iPad: Publishing savior or evil empire?
Last week Apple banished a bunch of raunchy pictures from its iPhone App Store. As Apple rolls out the iPad later this month, and media companies support the frenzy with iPad apps and subscription services designed for it, that leave us all to wonder what other content, speech or ideas might be kicked out next.
It’s more than an academic question: Apple could become the middleman-of-choice for the publishing business, much like it did for the music industry. Magazine and newspaper publishers who have long fantasized about the day when a digital tablet device could take the place of ink on paper – and sustain the businesses built around text and images – are lining up to roll out sparkling new iPad editions.
The App Store, which can manage transactions for paid apps and serve as a powerful distribution gateway and marketing vehicle to promote best-sellers and favored partners, has strong appeal for magazine and newspaper publishers eager to create new revenue streams and train people to pay for digital content.
This leads to some practical and ethical questions for media companies – and for journalists who work for them. If news companies become business partners with Apple, and they see a strong business interest both in the iPad’s success and the App Store’s approach to content distribution, you have to wonder:
- How far will newspaper and magazine publishers go to keep Apple happy?
- How far will Apple go to keep its publisher business partners happy?
Of course, media apps could fail and the iPad could still wind up as a game-changing device – you won’t need the App Store to view web content through the iPad’s built-in Safari browser.
Yet publishers seem to think that love for the iPad, inheriting and expanding on consumer love for the iPod and iPhone, is going to trickle down into love for digital news apps sold through the App Store.
The scenario implies that Apple will exert extraordinary power to decide which publishers thrive in an iPad app world, and which never make it there in the first place.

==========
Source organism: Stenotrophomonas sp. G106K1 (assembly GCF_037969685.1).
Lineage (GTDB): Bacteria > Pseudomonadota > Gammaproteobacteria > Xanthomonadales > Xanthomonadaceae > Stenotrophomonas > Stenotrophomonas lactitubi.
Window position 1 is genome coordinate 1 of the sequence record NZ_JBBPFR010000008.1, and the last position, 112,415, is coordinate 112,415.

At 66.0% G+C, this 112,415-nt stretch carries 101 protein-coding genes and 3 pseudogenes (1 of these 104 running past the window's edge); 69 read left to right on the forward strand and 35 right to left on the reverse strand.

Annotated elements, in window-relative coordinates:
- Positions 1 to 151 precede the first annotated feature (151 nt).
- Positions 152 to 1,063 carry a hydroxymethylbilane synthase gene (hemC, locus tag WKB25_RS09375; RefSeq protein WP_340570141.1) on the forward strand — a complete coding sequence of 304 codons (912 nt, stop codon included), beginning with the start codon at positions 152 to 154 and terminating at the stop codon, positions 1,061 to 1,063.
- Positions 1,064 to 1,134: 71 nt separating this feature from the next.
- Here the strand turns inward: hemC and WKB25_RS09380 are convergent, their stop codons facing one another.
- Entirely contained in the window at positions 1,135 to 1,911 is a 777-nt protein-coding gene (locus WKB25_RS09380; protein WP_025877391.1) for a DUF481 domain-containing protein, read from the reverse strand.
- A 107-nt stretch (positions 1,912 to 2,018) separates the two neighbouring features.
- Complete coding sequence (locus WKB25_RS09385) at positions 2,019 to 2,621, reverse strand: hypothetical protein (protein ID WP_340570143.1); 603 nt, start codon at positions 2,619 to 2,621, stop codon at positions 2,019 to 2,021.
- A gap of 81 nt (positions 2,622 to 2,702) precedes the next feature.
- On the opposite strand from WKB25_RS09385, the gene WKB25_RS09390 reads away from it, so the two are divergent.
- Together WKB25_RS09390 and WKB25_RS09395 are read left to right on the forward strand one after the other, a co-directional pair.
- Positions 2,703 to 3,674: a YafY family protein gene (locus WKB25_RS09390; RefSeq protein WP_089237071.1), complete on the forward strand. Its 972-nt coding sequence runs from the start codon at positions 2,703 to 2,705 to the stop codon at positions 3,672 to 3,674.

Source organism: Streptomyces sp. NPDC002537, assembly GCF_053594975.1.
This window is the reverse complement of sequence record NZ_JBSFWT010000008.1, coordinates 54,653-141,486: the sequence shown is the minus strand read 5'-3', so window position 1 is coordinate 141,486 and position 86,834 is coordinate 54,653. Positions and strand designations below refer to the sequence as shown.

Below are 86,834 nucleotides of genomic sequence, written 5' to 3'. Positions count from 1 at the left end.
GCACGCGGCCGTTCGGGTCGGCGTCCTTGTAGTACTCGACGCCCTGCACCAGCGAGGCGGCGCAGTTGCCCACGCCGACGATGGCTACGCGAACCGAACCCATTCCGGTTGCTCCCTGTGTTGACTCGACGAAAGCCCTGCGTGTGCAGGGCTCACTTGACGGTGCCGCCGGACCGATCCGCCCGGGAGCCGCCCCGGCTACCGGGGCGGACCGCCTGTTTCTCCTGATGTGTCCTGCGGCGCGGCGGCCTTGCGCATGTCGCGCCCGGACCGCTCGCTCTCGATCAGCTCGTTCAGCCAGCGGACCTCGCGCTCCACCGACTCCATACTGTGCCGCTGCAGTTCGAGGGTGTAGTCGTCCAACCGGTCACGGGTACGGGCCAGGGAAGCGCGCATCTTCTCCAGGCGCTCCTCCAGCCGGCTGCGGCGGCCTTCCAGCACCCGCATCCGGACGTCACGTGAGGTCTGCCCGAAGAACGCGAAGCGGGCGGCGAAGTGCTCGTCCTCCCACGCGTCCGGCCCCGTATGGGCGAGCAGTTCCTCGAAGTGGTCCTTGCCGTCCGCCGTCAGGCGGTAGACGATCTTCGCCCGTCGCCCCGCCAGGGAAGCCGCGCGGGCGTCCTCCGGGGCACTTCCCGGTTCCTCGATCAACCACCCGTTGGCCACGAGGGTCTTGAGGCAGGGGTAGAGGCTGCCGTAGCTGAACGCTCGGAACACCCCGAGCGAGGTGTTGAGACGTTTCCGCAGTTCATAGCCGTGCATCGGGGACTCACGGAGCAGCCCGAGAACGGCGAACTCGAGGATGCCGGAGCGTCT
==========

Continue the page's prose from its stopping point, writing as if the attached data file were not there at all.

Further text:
So just as the marketing frenzy over iPad everything simmers to a blowout product launch later this month, an alternate narrative is drifting through the net.
Here’s tech visionary Dave Winer:
When to be worried:
When big pieces of our culture flow through one company’s servers. And when suddenly, that company takes an interest in the ideas that are expressed in that culture, shutting off certain ideas, without explanation, without answering questions.
And here’s Vanity Fair media columnist and Newser.com founder Michael Wolff:
Apple is a strange and dastardly company which, sooner rather than later, we’re going to regret pledging our allegiance to. The latest bit of no-good business is its arbitrary censoring of iPhone apps. This may be piddling, but it’s obviously part of the major control-freakishness that has always lurked below the surface in Cupertino, but which has now become broad-based corporate policy.
We’ll chat about the dark and glorious future of the iPad, paid content and media companies with Michael next week at We Media Miami. We’ll also chat, later the same day, with Associated Press CEO Tom Curley. AP announced last week that it’s launching AP Gateway, a service that will allow AP to sell articles and video through iPads.
[Disclosure: AP is a We Media Miami sponsor and consulting client and a global partner of iFOCOS]
Andrew Nachison is founder of We Media. He lives in Reston, Virginia.